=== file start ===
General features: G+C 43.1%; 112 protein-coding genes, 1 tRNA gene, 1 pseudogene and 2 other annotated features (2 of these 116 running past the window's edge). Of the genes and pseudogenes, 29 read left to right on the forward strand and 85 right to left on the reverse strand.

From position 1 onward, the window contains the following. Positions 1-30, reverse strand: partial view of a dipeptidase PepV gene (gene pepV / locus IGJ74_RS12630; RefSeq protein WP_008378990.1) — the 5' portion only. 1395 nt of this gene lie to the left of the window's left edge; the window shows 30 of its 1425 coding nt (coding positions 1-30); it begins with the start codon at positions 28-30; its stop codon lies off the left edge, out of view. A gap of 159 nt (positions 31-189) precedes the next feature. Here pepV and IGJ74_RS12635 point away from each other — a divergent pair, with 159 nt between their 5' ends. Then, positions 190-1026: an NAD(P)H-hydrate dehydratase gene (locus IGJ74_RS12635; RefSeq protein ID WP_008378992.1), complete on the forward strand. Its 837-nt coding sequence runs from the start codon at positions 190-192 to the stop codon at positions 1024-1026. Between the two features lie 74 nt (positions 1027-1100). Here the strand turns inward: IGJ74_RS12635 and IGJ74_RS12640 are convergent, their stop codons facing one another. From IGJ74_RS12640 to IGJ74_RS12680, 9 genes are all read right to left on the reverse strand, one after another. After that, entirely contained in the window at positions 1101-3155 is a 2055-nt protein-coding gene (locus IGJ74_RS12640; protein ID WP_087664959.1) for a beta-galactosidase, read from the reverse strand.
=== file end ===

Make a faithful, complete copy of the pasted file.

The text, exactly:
General features: G+C 43.1%; 112 protein-coding genes, 1 tRNA gene, 1 pseudogene and 2 other annotated features (2 of these 116 running past the window's edge). Of the genes and pseudogenes, 29 read left to right on the forward strand and 85 right to left on the reverse strand.

From position 1 onward, the window contains the following. Positions 1-30, reverse strand: partial view of a dipeptidase PepV gene (gene pepV / locus IGJ74_RS12630; RefSeq protein WP_008378990.1) — the 5' portion only. 1395 nt of this gene lie to the left of the window's left edge; the window shows 30 of its 1425 coding nt (coding positions 1-30); it begins with the start codon at positions 28-30; its stop codon lies off the left edge, out of view. A gap of 159 nt (positions 31-189) precedes the next feature. Here pepV and IGJ74_RS12635 point away from each other — a divergent pair, with 159 nt between their 5' ends. Then, positions 190-1026: an NAD(P)H-hydrate dehydratase gene (locus IGJ74_RS12635; RefSeq protein ID WP_008378992.1), complete on the forward strand. Its 837-nt coding sequence runs from the start codon at positions 190-192 to the stop codon at positions 1024-1026. Between the two features lie 74 nt (positions 1027-1100). Here the strand turns inward: IGJ74_RS12635 and IGJ74_RS12640 are convergent, their stop codons facing one another. From IGJ74_RS12640 to IGJ74_RS12680, 9 genes are all read right to left on the reverse strand, one after another. After that, entirely contained in the window at positions 1101-3155 is a 2055-nt protein-coding gene (locus IGJ74_RS12640; protein ID WP_087664959.1) for a beta-galactosidase, read from the reverse strand.